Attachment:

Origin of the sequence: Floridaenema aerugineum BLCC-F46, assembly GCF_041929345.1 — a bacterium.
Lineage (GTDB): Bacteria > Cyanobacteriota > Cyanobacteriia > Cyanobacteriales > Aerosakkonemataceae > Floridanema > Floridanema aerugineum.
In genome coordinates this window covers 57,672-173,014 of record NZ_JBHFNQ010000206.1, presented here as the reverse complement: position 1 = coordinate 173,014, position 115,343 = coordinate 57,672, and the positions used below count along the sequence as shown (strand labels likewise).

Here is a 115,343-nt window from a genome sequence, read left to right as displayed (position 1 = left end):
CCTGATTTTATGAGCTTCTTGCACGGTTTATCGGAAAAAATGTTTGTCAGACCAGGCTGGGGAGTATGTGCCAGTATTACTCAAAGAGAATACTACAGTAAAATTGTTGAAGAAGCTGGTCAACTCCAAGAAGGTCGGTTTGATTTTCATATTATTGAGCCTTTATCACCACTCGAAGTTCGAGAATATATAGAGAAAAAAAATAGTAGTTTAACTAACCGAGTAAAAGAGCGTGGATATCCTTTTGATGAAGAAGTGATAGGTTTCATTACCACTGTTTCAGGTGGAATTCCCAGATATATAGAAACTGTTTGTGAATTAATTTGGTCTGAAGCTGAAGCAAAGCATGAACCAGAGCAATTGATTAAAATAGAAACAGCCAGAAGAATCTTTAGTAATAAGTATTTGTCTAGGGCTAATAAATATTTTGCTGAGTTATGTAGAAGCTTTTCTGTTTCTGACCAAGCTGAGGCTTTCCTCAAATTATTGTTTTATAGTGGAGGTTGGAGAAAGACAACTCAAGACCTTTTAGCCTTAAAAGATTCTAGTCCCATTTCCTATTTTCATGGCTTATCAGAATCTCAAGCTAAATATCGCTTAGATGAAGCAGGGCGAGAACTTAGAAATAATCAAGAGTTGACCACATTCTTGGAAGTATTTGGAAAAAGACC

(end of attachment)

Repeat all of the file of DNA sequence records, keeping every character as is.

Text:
Origin of the sequence: Floridaenema aerugineum BLCC-F46, assembly GCF_041929345.1 — a bacterium.
Lineage (GTDB): Bacteria > Cyanobacteriota > Cyanobacteriia > Cyanobacteriales > Aerosakkonemataceae > Floridanema > Floridanema aerugineum.
In genome coordinates this window covers 57,672-173,014 of record NZ_JBHFNQ010000206.1, presented here as the reverse complement: position 1 = coordinate 173,014, position 115,343 = coordinate 57,672, and the positions used below count along the sequence as shown (strand labels likewise).

Here is a 115,343-nt window from a genome sequence, read left to right as displayed (position 1 = left end):
CCTGATTTTATGAGCTTCTTGCACGGTTTATCGGAAAAAATGTTTGTCAGACCAGGCTGGGGAGTATGTGCCAGTATTACTCAAAGAGAATACTACAGTAAAATTGTTGAAGAAGCTGGTCAACTCCAAGAAGGTCGGTTTGATTTTCATATTATTGAGCCTTTATCACCACTCGAAGTTCGAGAATATATAGAGAAAAAAAATAGTAGTTTAACTAACCGAGTAAAAGAGCGTGGATATCCTTTTGATGAAGAAGTGATAGGTTTCATTACCACTGTTTCAGGTGGAATTCCCAGATATATAGAAACTGTTTGTGAATTAATTTGGTCTGAAGCTGAAGCAAAGCATGAACCAGAGCAATTGATTAAAATAGAAACAGCCAGAAGAATCTTTAGTAATAAGTATTTGTCTAGGGCTAATAAATATTTTGCTGAGTTATGTAGAAGCTTTTCTGTTTCTGACCAAGCTGAGGCTTTCCTCAAATTATTGTTTTATAGTGGAGGTTGGAGAAAGACAACTCAAGACCTTTTAGCCTTAAAAGATTCTAGTCCCATTTCCTATTTTCATGGCTTATCAGAATCTCAAGCTAAATATCGCTTAGATGAAGCAGGGCGAGAACTTAGAAATAATCAAGAGTTGACCACATTCTTGGAAGTATTTGGAAAAAGACC